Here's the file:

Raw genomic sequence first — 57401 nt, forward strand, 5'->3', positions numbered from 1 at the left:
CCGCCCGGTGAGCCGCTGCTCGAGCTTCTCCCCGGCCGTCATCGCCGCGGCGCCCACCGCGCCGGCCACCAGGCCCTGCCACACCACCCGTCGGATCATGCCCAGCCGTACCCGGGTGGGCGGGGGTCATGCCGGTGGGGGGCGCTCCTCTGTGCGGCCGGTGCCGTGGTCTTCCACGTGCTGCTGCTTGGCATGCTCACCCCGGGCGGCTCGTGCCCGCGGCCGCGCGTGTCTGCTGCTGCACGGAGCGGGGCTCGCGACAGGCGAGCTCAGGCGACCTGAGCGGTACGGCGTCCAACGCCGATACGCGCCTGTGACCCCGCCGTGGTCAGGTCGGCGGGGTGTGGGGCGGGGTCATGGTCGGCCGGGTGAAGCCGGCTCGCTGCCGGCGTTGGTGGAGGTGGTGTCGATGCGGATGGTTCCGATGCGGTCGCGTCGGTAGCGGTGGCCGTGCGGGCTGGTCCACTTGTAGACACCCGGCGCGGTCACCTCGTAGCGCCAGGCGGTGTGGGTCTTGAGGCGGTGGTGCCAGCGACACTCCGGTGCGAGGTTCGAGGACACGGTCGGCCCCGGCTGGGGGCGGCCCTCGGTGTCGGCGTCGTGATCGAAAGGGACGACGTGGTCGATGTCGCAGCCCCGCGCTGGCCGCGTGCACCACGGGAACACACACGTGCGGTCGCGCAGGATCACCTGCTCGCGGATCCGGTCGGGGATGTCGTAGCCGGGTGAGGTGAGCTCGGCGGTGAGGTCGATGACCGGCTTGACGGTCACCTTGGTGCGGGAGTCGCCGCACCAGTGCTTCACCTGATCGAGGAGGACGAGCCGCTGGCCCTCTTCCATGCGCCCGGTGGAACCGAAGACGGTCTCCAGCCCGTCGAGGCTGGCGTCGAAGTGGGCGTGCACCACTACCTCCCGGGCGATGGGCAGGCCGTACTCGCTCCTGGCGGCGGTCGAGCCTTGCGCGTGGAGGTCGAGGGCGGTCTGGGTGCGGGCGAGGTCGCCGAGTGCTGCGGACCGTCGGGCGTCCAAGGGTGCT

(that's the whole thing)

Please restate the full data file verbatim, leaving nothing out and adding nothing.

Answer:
Raw genomic sequence first — 57401 nt, forward strand, 5'->3', positions numbered from 1 at the left:
CCGCCCGGTGAGCCGCTGCTCGAGCTTCTCCCCGGCCGTCATCGCCGCGGCGCCCACCGCGCCGGCCACCAGGCCCTGCCACACCACCCGTCGGATCATGCCCAGCCGTACCCGGGTGGGCGGGGGTCATGCCGGTGGGGGGCGCTCCTCTGTGCGGCCGGTGCCGTGGTCTTCCACGTGCTGCTGCTTGGCATGCTCACCCCGGGCGGCTCGTGCCCGCGGCCGCGCGTGTCTGCTGCTGCACGGAGCGGGGCTCGCGACAGGCGAGCTCAGGCGACCTGAGCGGTACGGCGTCCAACGCCGATACGCGCCTGTGACCCCGCCGTGGTCAGGTCGGCGGGGTGTGGGGCGGGGTCATGGTCGGCCGGGTGAAGCCGGCTCGCTGCCGGCGTTGGTGGAGGTGGTGTCGATGCGGATGGTTCCGATGCGGTCGCGTCGGTAGCGGTGGCCGTGCGGGCTGGTCCACTTGTAGACACCCGGCGCGGTCACCTCGTAGCGCCAGGCGGTGTGGGTCTTGAGGCGGTGGTGCCAGCGACACTCCGGTGCGAGGTTCGAGGACACGGTCGGCCCCGGCTGGGGGCGGCCCTCGGTGTCGGCGTCGTGATCGAAAGGGACGACGTGGTCGATGTCGCAGCCCCGCGCTGGCCGCGTGCACCACGGGAACACACACGTGCGGTCGCGCAGGATCACCTGCTCGCGGATCCGGTCGGGGATGTCGTAGCCGGGTGAGGTGAGCTCGGCGGTGAGGTCGATGACCGGCTTGACGGTCACCTTGGTGCGGGAGTCGCCGCACCAGTGCTTCACCTGATCGAGGAGGACGAGCCGCTGGCCCTCTTCCATGCGCCCGGTGGAACCGAAGACGGTCTCCAGCCCGTCGAGGCTGGCGTCGAAGTGGGCGTGCACCACTACCTCCCGGGCGATGGGCAGGCCGTACTCGCTCCTGGCGGCGGTCGAGCCTTGCGCGTGGAGGTCGAGGGCGGTCTGGGTGCGGGCGAGGTCGCCGAGTGCTGCGGACCGTCGGGCGTCCAAGGGTGCT